Food delivery riders and drivers must be paid under the same rules as other truck and van couriers, in a ruling by the Fair Work Commission, though it only applies to workers who are employed rather than the contractor workforce of companies like Uber and Deliveroo.
This decision has dealt a blow to delivery giant Menulog, who last year made the decision that it wanted to employ many of its riders rather than engage its workers as independent contractors.
Application by Menulog
On 24 June 2021, Menulog made an application to the Fair Work Commission for a new On Demand Delivery Industry Award (“On Demand Award”). Menulog argued that none of Australia’s 120-odd sets of industry minimum pay and conditions rules specifically covered the gig economy industry. The delivery company submitted that it would require a new, dedicated set of pay rules in order to employ its riders on a large scale.
Submissions from TWU
Despite the Transport Workers Union (“TWU”) supporting Menulog in their efforts to do “the right thing”, the delivery giant nonetheless faced opposition from the Union in its attempt to create their new specialised gig economy On Demand Award.
The TWU argued that there was no need for the creation of this new On Demand Award, but rather, Menulog’s operations were already covered by the road transport award, describing the work controlled by it and the likes of Uber and Deliveroo as analogous to “and an outgrowth of” courier work.
Fair Work Commission Decision
On Friday 28 January 2022, the Fair Work Commission ruled against the creation of the new award and held that the Road Transport Award, which governs many truck drivers, applies.
The effect of the benches ruling has resulted in the Menulog employees currently engaged under the Miscellaneous Award being shifted to the Road Transport Award – which features minimum rates of pay in excess of $1 per hour more.
The TWU celebrated the ruling as a win for delivery riders and its members, saying in a press statement that the decision was a “monumental leap forward in the industry”.
“Threshold Issue” for new Award
The Full Bench identified a “threshold” issue on Friday, noting that with respect to industry coverage, the “central element” of Menulog’s proposal was that it was involved in “the collection and delivery of food, beverages, goods or any other item”.
“We consider that the business activity referred to clearly falls within that part of the definition of ‘road transport and distribution industry’ in clause 4.2(a) of the Road Transport Award.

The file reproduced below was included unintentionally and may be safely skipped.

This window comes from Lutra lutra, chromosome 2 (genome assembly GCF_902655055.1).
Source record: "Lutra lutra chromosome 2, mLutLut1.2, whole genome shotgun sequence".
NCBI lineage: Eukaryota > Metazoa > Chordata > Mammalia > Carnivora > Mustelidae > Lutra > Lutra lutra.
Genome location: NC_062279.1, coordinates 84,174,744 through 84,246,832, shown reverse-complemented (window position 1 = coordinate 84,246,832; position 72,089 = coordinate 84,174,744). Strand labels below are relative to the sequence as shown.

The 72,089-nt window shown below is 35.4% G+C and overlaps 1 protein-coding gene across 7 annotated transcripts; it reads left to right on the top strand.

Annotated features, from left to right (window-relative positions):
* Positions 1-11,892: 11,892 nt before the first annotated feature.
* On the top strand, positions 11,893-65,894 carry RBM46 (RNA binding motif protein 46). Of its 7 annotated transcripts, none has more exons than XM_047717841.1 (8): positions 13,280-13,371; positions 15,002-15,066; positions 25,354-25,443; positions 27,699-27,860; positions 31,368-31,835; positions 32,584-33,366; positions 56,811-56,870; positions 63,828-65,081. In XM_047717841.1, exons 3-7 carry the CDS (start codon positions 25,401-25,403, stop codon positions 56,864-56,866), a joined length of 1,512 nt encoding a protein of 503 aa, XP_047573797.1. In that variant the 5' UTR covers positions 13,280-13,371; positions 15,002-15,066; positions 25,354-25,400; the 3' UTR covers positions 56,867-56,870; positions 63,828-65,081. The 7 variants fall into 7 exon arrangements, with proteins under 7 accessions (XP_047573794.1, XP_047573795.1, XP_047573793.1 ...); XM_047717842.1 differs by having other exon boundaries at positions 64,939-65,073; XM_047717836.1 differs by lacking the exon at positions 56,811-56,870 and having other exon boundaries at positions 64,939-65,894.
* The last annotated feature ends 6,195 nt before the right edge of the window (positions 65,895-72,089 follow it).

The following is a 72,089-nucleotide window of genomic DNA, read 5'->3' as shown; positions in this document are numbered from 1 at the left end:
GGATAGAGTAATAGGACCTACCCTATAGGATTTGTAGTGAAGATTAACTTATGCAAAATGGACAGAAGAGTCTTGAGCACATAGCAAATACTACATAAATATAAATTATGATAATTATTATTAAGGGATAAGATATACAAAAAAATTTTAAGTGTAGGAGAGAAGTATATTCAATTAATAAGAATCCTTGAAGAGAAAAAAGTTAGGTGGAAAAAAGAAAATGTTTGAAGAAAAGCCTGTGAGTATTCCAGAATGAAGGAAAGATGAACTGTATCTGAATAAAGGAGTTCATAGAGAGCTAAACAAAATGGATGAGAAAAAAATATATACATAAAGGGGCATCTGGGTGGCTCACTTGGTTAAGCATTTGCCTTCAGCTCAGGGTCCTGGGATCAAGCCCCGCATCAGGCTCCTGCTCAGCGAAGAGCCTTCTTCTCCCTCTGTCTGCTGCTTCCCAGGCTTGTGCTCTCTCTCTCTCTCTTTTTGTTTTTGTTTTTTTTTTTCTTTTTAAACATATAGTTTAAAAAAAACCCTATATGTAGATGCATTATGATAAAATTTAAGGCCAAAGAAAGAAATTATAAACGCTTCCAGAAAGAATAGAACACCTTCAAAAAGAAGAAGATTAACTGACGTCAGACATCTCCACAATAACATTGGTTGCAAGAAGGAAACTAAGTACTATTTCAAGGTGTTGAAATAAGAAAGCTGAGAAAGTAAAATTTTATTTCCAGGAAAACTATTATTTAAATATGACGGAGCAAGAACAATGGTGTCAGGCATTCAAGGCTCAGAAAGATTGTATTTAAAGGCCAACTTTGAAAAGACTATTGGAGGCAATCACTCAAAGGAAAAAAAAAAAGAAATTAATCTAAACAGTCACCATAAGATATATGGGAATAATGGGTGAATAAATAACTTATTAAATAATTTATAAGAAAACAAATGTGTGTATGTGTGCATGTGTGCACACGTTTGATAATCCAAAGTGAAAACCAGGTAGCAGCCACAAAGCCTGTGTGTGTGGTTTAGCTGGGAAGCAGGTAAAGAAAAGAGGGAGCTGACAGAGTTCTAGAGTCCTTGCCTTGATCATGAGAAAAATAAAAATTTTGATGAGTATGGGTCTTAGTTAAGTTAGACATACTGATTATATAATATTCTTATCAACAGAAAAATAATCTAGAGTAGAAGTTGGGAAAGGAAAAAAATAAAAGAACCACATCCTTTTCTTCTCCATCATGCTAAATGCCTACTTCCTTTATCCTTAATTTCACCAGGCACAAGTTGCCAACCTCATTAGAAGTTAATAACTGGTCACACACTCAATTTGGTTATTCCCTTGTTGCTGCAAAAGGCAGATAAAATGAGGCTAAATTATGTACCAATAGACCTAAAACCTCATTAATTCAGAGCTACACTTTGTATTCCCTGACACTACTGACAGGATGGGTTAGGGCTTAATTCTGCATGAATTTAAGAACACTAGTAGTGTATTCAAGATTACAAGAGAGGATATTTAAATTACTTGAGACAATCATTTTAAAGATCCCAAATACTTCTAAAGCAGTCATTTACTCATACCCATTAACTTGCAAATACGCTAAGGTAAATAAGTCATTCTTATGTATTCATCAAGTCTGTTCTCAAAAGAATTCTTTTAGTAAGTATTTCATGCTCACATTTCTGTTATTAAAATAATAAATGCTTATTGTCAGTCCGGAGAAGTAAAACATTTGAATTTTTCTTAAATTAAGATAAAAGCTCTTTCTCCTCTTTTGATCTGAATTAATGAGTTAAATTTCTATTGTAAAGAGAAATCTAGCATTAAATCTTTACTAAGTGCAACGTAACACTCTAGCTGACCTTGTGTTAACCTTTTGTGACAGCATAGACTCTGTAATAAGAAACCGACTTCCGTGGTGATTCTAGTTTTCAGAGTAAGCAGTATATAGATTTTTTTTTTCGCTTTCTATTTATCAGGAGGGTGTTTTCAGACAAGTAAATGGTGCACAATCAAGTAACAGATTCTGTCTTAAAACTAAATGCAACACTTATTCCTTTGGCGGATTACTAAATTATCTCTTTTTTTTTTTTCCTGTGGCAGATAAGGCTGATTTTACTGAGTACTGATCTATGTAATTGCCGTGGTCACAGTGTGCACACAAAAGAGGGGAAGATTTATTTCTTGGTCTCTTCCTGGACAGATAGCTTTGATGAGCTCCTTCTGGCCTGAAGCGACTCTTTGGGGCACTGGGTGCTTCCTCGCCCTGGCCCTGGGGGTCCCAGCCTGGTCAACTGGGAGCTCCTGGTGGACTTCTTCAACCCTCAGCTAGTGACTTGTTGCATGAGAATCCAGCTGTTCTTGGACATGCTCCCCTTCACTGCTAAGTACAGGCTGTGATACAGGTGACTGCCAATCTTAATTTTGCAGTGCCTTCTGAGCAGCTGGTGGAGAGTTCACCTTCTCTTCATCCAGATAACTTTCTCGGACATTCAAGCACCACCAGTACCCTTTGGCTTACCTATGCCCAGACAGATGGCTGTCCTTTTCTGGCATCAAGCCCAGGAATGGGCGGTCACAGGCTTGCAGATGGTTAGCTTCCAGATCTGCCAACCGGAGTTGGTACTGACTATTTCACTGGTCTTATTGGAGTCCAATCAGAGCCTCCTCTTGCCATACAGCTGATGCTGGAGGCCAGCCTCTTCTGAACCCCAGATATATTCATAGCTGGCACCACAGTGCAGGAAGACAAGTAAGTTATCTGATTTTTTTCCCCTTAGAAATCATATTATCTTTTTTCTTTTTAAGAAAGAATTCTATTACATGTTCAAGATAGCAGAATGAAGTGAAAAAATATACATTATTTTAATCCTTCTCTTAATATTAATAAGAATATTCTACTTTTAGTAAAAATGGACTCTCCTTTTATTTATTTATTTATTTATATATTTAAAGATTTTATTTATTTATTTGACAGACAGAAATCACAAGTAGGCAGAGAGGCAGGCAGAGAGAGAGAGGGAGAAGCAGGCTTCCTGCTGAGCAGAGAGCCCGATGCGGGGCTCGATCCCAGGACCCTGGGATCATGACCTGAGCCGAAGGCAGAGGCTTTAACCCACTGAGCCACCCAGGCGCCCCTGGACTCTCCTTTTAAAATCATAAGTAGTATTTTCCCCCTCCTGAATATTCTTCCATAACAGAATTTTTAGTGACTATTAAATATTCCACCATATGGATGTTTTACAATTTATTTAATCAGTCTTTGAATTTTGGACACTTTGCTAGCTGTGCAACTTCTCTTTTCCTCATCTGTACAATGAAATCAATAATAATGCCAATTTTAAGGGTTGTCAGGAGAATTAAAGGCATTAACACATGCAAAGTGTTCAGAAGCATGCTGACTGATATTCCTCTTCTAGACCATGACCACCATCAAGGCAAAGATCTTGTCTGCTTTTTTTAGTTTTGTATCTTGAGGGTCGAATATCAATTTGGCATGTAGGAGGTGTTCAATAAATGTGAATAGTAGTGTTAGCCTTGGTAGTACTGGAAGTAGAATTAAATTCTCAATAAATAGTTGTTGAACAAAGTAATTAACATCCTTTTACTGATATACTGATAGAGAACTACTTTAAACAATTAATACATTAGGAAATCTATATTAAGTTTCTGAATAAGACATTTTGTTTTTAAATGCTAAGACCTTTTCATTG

The Full Bench held that the proposed definition of ‘collection and delivery’ by road in the proposed gig-economy agreement was substantively the same as ‘transport by road’ in the Award. Similarly, the proposed definition of ‘food, beverages, goods or any other item’ in the proposed definition was held to fall comfortably within the Award’s ‘goods, wares, merchandise, material or anything whatsoever…’ etc. in clause 4.2(a).”
This decision of the coverage of the Road Transport Award constitutes a significant set back for Menulog in their attempt to create what is considered one of the world’s first gig-economy specific enterprise agreements.
Delivered Food is Captured as “Saleable Goods”
Menulog’s argument that the Award does not capture delivery services because it does not specifically include prepared meals was rejected by the Full Bench. The Full Bench favored a broad definition of “goods” in its approach, applying the broad test for “goods” in determining whether or not it was “saleable” as being the qualifying criteria.
The Full Bench referenced amusing past cases from eels to coins which were ultimately held to be classified as “goods”. Therefore, they held that the definition extended to meals prepared for sale and home delivery.
“Even if prepared meals did not constitute ‘goods’, they would clearly fall within the words ‘…anything whatsoever…’ etc. in clause 4.2(a), which appear to us to be drafted as a ‘catch-all’,” the bench said.
“We therefore conclude that the ‘on demand delivery services industry’, as defined by Menulog, would comfortably fall within that part of the definition of the ‘road transport and distribution industry’ contained in clause 4.2(a) of the Road Transport Award.
“It also necessarily follows from this conclusion that the Miscellaneous Award does not cover them by reason of clause 4.1 of that award.”
As a result of this finding, the bench said the next step was to consider whether folding on-demand employers and employees under the road transport award meets the Fair Work Act’s modern award objectives.
This ruling is not the final outcome for Menulog. There is still an opportunity to try to convince the Fair Work Commission that a new industry award would work better than Road Transport Award, or alternatively, negotiate with the Transport Workers Union on other changes.
Menulog has reaffirmed its commitment to, “finding avenues for offering employment of couriers in a long-term sustainable fashion”, in the wake of this decision.
If you have any questions in relation classification of independent contractors vs employees, or the interaction of employment law with the gig-economy currently, please do not hesitate to contact Nick Stevens, Luke Maroney, Daphne Klianis or Josh Hoggett.